However, for some types of non-convex geometric polyhedron, the dual polyhedron may not be realized geometrically. Some theorists prefer to stick to Euclidean space and say that there is no dual. Similarly, every topologically self-dual convex polyhedron can be realized by an equivalent geometrically self-dual polyhedron, its canonical polyhedronreciprocal about the center of the midsphere.

Such pairs of polyhedra are still topologically or abstractly dual. The simplest infinite family are the canonical pyramids of n sides.

If multiple symmetry axes are present, they will necessarily intersect at a single point, and this is usually taken to be the centroid. But for non-convex figures such as star polyhedra, when we seek to rigorously define this form of polyhedral duality in terms of projective polarity, various problems appear.

If the poset is visualized as a Hasse diagramthe dual poset may be visualized simply by turning the Hasse diagram upside down. The concept of duality here is closely related to the duality in projective geometrywhere lines and edges are interchanged.

Failing that, a circumscribed sphere, inscribed sphere, or midsphere one with all edges as tangents is commonly used. The same graph can be projected to form a Schlegel diagram on a flat plane.

Meanwhile, Wenninger found a way to represent these infinite duals, in a manner suitable for making models of some finite portion!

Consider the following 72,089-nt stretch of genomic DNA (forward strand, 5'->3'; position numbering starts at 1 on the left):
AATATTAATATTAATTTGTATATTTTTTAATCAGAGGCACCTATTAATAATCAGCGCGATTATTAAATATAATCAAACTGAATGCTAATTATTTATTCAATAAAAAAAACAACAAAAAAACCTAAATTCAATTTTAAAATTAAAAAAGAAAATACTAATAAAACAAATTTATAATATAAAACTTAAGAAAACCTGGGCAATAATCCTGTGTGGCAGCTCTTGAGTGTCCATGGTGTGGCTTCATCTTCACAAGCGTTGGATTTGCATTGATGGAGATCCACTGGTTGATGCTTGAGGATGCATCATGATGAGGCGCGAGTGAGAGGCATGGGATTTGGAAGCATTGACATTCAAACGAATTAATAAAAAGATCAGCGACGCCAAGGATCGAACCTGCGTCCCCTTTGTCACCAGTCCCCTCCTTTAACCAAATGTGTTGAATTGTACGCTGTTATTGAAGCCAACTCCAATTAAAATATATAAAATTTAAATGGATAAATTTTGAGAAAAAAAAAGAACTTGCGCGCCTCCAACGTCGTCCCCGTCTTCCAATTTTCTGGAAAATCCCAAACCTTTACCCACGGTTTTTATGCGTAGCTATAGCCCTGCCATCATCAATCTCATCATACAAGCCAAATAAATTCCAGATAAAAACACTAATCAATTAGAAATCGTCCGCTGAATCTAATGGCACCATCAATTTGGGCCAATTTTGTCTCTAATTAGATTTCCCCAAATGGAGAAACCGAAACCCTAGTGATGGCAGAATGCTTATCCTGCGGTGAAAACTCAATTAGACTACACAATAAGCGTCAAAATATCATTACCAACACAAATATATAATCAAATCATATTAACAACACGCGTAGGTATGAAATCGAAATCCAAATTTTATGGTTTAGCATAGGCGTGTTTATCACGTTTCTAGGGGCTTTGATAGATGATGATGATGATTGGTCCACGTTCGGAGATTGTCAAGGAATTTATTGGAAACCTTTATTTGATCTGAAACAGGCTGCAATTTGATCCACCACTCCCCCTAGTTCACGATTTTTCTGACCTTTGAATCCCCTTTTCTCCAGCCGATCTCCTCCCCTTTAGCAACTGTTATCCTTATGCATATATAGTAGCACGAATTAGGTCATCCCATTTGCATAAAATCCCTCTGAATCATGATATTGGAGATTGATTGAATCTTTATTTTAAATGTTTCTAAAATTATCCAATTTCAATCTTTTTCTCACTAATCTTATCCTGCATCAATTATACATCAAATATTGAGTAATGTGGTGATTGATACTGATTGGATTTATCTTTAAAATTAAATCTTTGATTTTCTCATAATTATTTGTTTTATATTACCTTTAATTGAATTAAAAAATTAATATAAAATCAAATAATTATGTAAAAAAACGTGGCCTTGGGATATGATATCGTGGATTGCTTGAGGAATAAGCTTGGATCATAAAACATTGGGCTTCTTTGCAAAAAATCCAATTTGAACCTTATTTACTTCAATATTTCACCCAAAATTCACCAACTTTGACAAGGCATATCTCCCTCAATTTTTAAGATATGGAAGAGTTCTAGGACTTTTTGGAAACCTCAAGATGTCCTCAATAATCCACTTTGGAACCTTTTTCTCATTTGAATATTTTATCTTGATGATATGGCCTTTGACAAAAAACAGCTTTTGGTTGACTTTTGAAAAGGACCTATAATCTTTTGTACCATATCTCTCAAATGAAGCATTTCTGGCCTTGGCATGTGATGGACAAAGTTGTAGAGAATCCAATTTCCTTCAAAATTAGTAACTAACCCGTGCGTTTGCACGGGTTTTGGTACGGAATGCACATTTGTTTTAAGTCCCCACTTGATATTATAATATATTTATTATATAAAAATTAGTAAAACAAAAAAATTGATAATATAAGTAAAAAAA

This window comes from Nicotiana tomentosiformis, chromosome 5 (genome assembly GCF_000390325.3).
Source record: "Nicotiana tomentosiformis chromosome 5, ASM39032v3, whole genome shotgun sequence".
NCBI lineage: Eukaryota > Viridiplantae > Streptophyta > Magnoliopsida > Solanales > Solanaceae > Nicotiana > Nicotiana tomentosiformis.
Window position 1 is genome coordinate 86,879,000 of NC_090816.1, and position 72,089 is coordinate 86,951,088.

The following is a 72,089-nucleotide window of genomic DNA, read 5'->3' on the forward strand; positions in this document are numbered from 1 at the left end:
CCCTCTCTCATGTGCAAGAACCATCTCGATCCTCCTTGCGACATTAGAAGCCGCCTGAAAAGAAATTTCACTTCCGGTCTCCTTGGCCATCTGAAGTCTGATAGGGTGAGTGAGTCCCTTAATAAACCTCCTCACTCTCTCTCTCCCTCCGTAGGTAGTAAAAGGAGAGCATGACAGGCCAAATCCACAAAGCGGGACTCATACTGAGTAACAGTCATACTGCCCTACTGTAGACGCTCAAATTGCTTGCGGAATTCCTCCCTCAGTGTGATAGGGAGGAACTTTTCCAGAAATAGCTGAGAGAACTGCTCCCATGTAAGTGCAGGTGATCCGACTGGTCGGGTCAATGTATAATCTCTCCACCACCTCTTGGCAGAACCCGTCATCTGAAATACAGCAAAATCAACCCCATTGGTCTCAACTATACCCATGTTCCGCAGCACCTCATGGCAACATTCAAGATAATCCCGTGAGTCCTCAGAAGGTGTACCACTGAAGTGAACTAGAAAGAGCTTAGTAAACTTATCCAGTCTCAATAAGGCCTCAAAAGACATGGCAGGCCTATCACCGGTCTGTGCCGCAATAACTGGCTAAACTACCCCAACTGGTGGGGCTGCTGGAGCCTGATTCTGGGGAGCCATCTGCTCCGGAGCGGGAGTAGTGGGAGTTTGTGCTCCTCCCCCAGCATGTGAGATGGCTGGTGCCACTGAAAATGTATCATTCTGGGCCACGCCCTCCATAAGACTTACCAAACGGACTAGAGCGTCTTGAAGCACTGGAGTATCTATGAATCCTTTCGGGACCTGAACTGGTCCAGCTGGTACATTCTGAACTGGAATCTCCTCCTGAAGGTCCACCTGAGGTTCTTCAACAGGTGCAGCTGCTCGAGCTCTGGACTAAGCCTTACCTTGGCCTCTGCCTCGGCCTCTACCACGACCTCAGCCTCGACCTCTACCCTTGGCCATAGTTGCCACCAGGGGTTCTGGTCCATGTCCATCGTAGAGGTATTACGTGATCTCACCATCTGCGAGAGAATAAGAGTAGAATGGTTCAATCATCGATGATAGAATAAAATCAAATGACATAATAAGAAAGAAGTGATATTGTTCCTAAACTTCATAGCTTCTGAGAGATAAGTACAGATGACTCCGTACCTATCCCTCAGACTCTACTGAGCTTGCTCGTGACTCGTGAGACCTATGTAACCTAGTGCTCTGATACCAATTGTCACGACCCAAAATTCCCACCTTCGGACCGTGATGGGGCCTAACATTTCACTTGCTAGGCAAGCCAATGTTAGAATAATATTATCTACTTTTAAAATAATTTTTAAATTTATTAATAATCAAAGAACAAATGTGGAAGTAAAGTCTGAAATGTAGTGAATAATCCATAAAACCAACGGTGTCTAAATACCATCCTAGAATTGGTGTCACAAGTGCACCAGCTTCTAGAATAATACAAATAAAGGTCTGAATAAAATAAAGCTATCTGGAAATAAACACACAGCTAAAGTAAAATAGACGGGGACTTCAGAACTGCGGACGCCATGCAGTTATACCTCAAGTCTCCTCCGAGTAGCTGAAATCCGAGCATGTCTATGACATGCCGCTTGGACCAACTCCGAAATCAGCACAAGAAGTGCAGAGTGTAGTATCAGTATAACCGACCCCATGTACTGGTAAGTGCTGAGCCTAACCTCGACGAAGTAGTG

Before beginning the construction, the vertex figure ABCD is obtained by cutting each connected edge at in this case its midpoint.

Adding a frustum pyramid with the top cut off below the prism generates another infinite family, and so on.

For example, there are 6 different ones with 7 vertices, and 16 with 8 vertices. The choice of center for the sphere is sufficient to define the dual up to similarity. Projective polarity works well enough for convex polyhedra. Any convex polyhedron can be distorted into a canonical formin which a unit midsphere or intersphere exists tangent to every edge, and such that the average position of the points of tangency is the center of the sphere.

However, it is possible to reciprocate a polyhedron about any sphere, and the resulting form of the dual will depend on the size and position of the sphere; as the sphere is varied, so too is the dual form. Abstractly, they have the same Hasse diagram.

The polygon EFGH is a face of the dual polyhedron. Every geometric polyhedron corresponds to an abstract polyhedron in this way, and has an abstract dual polyhedron.

Self-dual polyhedra[ edit ] Topologically, a self-dual polyhedron is one whose dual has exactly the same connectivity between vertices, edges and faces.

Mark the points E, F, G, H, where each tangent line meets the adjacent tangent. Draw lines tangent to the circumcircle at each corner A, B, C, D. More generally, for any polyhedron whose faces form a closed surface, the vertices and edges of the polyhedron form a graph embedded on this surface, and the vertices and edges of the abstract dual polyhedron form the dual graph.

Pairs of edges meet on their common intersphere.A graph that is dual to itself.

Wheel graphs are self-dual, as are the examples illustrated above. Naturally, the skeleton of a self-dual polyhedron is a self-dual graph. Since the skeleton of a pyramid is a wheel graph, it follows that pyramids are also self-dual.

A geometrically self-dual polyhedron is not only topologically self-dual, but its polar reciprocal about a certain point, typically its centroid, is a similar figure. For example, the dual of a regular tetrahedron is another regular tetrahedron, reflected through the origin.

Full-Text Paper (PDF): Self-Dual, Self-Petrie Covers of Regular Polyhedra.

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